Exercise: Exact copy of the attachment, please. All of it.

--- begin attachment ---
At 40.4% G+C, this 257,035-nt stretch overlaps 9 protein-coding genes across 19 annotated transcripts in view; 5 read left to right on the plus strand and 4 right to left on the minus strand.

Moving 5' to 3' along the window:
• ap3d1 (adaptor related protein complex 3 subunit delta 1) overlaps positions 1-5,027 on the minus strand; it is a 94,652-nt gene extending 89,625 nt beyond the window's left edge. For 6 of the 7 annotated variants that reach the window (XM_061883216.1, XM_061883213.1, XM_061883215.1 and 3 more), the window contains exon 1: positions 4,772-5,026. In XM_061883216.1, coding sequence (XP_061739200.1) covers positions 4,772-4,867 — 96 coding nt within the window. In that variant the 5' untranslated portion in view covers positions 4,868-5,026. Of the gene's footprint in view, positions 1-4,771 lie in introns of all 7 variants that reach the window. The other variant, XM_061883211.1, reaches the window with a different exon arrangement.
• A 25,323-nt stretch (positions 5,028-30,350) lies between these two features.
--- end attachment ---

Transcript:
At 40.4% G+C, this 257,035-nt stretch overlaps 9 protein-coding genes across 19 annotated transcripts in view; 5 read left to right on the plus strand and 4 right to left on the minus strand.

Moving 5' to 3' along the window:
• ap3d1 (adaptor related protein complex 3 subunit delta 1) overlaps positions 1-5,027 on the minus strand; it is a 94,652-nt gene extending 89,625 nt beyond the window's left edge. For 6 of the 7 annotated variants that reach the window (XM_061883216.1, XM_061883213.1, XM_061883215.1 and 3 more), the window contains exon 1: positions 4,772-5,026. In XM_061883216.1, coding sequence (XP_061739200.1) covers positions 4,772-4,867 — 96 coding nt within the window. In that variant the 5' untranslated portion in view covers positions 4,868-5,026. Of the gene's footprint in view, positions 1-4,771 lie in introns of all 7 variants that reach the window. The other variant, XM_061883211.1, reaches the window with a different exon arrangement.
• A 25,323-nt stretch (positions 5,028-30,350) lies between these two features.